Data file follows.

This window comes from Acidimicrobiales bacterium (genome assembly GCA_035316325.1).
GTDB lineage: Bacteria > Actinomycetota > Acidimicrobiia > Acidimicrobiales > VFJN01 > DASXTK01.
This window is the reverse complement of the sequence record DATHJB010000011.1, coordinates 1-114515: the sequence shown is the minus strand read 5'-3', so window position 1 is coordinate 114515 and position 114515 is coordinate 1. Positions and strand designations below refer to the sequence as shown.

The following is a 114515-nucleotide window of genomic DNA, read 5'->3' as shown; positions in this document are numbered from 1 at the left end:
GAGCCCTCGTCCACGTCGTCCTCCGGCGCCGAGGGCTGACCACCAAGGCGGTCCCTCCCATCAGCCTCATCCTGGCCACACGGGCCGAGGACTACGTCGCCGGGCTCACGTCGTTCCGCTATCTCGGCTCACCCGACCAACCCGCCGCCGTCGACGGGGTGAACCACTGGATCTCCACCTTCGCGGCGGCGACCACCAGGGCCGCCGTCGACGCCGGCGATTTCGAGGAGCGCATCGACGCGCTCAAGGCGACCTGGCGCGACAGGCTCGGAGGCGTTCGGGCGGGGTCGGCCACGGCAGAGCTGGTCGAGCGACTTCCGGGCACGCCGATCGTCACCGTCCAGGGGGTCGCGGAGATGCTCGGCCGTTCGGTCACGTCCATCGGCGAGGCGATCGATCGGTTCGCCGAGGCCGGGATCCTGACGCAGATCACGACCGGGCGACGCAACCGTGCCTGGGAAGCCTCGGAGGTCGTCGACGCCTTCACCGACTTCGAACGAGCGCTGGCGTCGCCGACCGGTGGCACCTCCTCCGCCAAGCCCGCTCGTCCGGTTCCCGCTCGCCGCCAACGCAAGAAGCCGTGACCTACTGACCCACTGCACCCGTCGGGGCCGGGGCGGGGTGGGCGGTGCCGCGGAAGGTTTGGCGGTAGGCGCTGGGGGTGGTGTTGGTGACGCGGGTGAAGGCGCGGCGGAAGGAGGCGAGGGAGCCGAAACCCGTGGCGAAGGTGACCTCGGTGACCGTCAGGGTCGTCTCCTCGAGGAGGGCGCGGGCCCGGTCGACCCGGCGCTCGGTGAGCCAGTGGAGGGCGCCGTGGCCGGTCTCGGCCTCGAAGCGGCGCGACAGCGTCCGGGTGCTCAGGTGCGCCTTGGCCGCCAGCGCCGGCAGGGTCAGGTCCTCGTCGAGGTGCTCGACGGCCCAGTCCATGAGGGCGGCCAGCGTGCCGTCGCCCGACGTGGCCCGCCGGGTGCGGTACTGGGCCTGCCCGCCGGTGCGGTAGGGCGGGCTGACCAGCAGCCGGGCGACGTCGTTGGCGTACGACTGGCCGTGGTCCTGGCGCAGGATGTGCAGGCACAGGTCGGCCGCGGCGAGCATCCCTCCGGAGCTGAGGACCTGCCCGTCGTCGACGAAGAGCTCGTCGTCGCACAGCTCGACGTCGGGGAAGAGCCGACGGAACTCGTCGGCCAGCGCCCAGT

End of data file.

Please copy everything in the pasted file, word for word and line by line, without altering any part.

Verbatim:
This window comes from Acidimicrobiales bacterium (genome assembly GCA_035316325.1).
GTDB lineage: Bacteria > Actinomycetota > Acidimicrobiia > Acidimicrobiales > VFJN01 > DASXTK01.
This window is the reverse complement of the sequence record DATHJB010000011.1, coordinates 1-114515: the sequence shown is the minus strand read 5'-3', so window position 1 is coordinate 114515 and position 114515 is coordinate 1. Positions and strand designations below refer to the sequence as shown.

The following is a 114515-nucleotide window of genomic DNA, read 5'->3' as shown; positions in this document are numbered from 1 at the left end:
GAGCCCTCGTCCACGTCGTCCTCCGGCGCCGAGGGCTGACCACCAAGGCGGTCCCTCCCATCAGCCTCATCCTGGCCACACGGGCCGAGGACTACGTCGCCGGGCTCACGTCGTTCCGCTATCTCGGCTCACCCGACCAACCCGCCGCCGTCGACGGGGTGAACCACTGGATCTCCACCTTCGCGGCGGCGACCACCAGGGCCGCCGTCGACGCCGGCGATTTCGAGGAGCGCATCGACGCGCTCAAGGCGACCTGGCGCGACAGGCTCGGAGGCGTTCGGGCGGGGTCGGCCACGGCAGAGCTGGTCGAGCGACTTCCGGGCACGCCGATCGTCACCGTCCAGGGGGTCGCGGAGATGCTCGGCCGTTCGGTCACGTCCATCGGCGAGGCGATCGATCGGTTCGCCGAGGCCGGGATCCTGACGCAGATCACGACCGGGCGACGCAACCGTGCCTGGGAAGCCTCGGAGGTCGTCGACGCCTTCACCGACTTCGAACGAGCGCTGGCGTCGCCGACCGGTGGCACCTCCTCCGCCAAGCCCGCTCGTCCGGTTCCCGCTCGCCGCCAACGCAAGAAGCCGTGACCTACTGACCCACTGCACCCGTCGGGGCCGGGGCGGGGTGGGCGGTGCCGCGGAAGGTTTGGCGGTAGGCGCTGGGGGTGGTGTTGGTGACGCGGGTGAAGGCGCGGCGGAAGGAGGCGAGGGAGCCGAAACCCGTGGCGAAGGTGACCTCGGTGACCGTCAGGGTCGTCTCCTCGAGGAGGGCGCGGGCCCGGTCGACCCGGCGCTCGGTGAGCCAGTGGAGGGCGCCGTGGCCGGTCTCGGCCTCGAAGCGGCGCGACAGCGTCCGGGTGCTCAGGTGCGCCTTGGCCGCCAGCGCCGGCAGGGTCAGGTCCTCGTCGAGGTGCTCGACGGCCCAGTCCATGAGGGCGGCCAGCGTGCCGTCGCCCGACGTGGCCCGCCGGGTGCGGTACTGGGCCTGCCCGCCGGTGCGGTAGGGCGGGCTGACCAGCAGCCGGGCGACGTCGTTGGCGTACGACTGGCCGTGGTCCTGGCGCAGGATGTGCAGGCACAGGTCGGCCGCGGCGAGCATCCCTCCGGAGCTGAGGACCTGCCCGTCGTCGACGAAGAGCTCGTCGTCGCACAGCTCGACGTCGGGGAAGAGCCGACGGAACTCGTCGGCCAGCGCCCAGT